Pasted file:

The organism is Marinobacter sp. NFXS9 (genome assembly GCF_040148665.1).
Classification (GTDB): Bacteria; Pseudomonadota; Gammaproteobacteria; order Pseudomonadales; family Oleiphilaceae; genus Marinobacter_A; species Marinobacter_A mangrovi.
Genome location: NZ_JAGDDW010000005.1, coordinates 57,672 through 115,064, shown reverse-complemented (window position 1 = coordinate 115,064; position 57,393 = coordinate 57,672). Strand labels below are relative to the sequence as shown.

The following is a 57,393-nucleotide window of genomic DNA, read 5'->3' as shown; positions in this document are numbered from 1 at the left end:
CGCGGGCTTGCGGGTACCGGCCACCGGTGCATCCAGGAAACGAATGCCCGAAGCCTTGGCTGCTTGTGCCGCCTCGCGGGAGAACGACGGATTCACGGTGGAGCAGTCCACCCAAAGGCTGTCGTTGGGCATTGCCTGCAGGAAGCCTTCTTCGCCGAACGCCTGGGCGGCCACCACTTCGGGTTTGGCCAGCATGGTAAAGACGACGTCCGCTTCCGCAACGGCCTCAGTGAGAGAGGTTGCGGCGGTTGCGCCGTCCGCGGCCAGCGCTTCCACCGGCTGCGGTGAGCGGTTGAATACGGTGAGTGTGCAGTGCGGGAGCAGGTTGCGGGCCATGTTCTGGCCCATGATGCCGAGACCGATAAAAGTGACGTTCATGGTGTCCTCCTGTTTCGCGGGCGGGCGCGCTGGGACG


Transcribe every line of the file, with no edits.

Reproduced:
The organism is Marinobacter sp. NFXS9 (genome assembly GCF_040148665.1).
Classification (GTDB): Bacteria; Pseudomonadota; Gammaproteobacteria; order Pseudomonadales; family Oleiphilaceae; genus Marinobacter_A; species Marinobacter_A mangrovi.
Genome location: NZ_JAGDDW010000005.1, coordinates 57,672 through 115,064, shown reverse-complemented (window position 1 = coordinate 115,064; position 57,393 = coordinate 57,672). Strand labels below are relative to the sequence as shown.

The following is a 57,393-nucleotide window of genomic DNA, read 5'->3' as shown; positions in this document are numbered from 1 at the left end:
CGCGGGCTTGCGGGTACCGGCCACCGGTGCATCCAGGAAACGAATGCCCGAAGCCTTGGCTGCTTGTGCCGCCTCGCGGGAGAACGACGGATTCACGGTGGAGCAGTCCACCCAAAGGCTGTCGTTGGGCATTGCCTGCAGGAAGCCTTCTTCGCCGAACGCCTGGGCGGCCACCACTTCGGGTTTGGCCAGCATGGTAAAGACGACGTCCGCTTCCGCAACGGCCTCAGTGAGAGAGGTTGCGGCGGTTGCGCCGTCCGCGGCCAGCGCTTCCACCGGCTGCGGTGAGCGGTTGAATACGGTGAGTGTGCAGTGCGGGAGCAGGTTGCGGGCCATGTTCTGGCCCATGATGCCGAGACCGATAAAAGTGACGTTCATGGTGTCCTCCTGTTTCGCGGGCGGGCGCGCTGGGACG